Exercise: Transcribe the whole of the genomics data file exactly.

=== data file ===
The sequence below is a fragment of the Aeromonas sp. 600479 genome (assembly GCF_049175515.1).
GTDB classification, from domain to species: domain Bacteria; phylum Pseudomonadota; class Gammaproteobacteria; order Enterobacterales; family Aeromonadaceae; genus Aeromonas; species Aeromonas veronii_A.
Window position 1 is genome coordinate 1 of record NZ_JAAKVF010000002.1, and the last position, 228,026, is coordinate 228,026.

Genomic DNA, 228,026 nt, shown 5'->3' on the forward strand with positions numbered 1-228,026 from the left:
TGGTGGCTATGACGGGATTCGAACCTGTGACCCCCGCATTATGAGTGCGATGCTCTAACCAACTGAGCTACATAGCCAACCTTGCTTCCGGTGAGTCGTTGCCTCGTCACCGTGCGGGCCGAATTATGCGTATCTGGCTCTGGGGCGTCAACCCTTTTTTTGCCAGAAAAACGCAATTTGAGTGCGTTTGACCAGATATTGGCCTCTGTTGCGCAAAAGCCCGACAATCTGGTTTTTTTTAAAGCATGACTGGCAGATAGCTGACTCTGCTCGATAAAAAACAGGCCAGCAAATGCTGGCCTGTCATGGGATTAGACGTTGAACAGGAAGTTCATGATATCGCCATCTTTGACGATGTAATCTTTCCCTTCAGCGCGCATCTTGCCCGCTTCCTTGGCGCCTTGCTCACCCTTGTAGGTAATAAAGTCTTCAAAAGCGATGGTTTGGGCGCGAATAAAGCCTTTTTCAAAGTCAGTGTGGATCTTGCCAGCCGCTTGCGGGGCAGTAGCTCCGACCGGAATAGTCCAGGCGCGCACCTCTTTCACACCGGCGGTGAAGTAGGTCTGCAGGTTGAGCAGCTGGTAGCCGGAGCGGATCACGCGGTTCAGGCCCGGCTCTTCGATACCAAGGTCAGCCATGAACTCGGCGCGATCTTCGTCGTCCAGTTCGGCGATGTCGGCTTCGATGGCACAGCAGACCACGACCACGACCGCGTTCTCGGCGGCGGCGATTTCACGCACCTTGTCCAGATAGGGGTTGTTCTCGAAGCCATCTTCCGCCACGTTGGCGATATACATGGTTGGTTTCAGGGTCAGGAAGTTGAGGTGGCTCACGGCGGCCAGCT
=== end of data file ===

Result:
The sequence below is a fragment of the Aeromonas sp. 600479 genome (assembly GCF_049175515.1).
GTDB classification, from domain to species: domain Bacteria; phylum Pseudomonadota; class Gammaproteobacteria; order Enterobacterales; family Aeromonadaceae; genus Aeromonas; species Aeromonas veronii_A.
Window position 1 is genome coordinate 1 of record NZ_JAAKVF010000002.1, and the last position, 228,026, is coordinate 228,026.

Genomic DNA, 228,026 nt, shown 5'->3' on the forward strand with positions numbered 1-228,026 from the left:
TGGTGGCTATGACGGGATTCGAACCTGTGACCCCCGCATTATGAGTGCGATGCTCTAACCAACTGAGCTACATAGCCAACCTTGCTTCCGGTGAGTCGTTGCCTCGTCACCGTGCGGGCCGAATTATGCGTATCTGGCTCTGGGGCGTCAACCCTTTTTTTGCCAGAAAAACGCAATTTGAGTGCGTTTGACCAGATATTGGCCTCTGTTGCGCAAAAGCCCGACAATCTGGTTTTTTTTAAAGCATGACTGGCAGATAGCTGACTCTGCTCGATAAAAAACAGGCCAGCAAATGCTGGCCTGTCATGGGATTAGACGTTGAACAGGAAGTTCATGATATCGCCATCTTTGACGATGTAATCTTTCCCTTCAGCGCGCATCTTGCCCGCTTCCTTGGCGCCTTGCTCACCCTTGTAGGTAATAAAGTCTTCAAAAGCGATGGTTTGGGCGCGAATAAAGCCTTTTTCAAAGTCAGTGTGGATCTTGCCAGCCGCTTGCGGGGCAGTAGCTCCGACCGGAATAGTCCAGGCGCGCACCTCTTTCACACCGGCGGTGAAGTAGGTCTGCAGGTTGAGCAGCTGGTAGCCGGAGCGGATCACGCGGTTCAGGCCCGGCTCTTCGATACCAAGGTCAGCCATGAACTCGGCGCGATCTTCGTCGTCCAGTTCGGCGATGTCGGCTTCGATGGCACAGCAGACCACGACCACGACCGCGTTCTCGGCGGCGGCGATTTCACGCACCTTGTCCAGATAGGGGTTGTTCTCGAAGCCATCTTCCGCCACGTTGGCGATATACATGGTTGGTTTCAGGGTCAGGAAGTTGAGGTGGCTCACGGCGGCCAGCT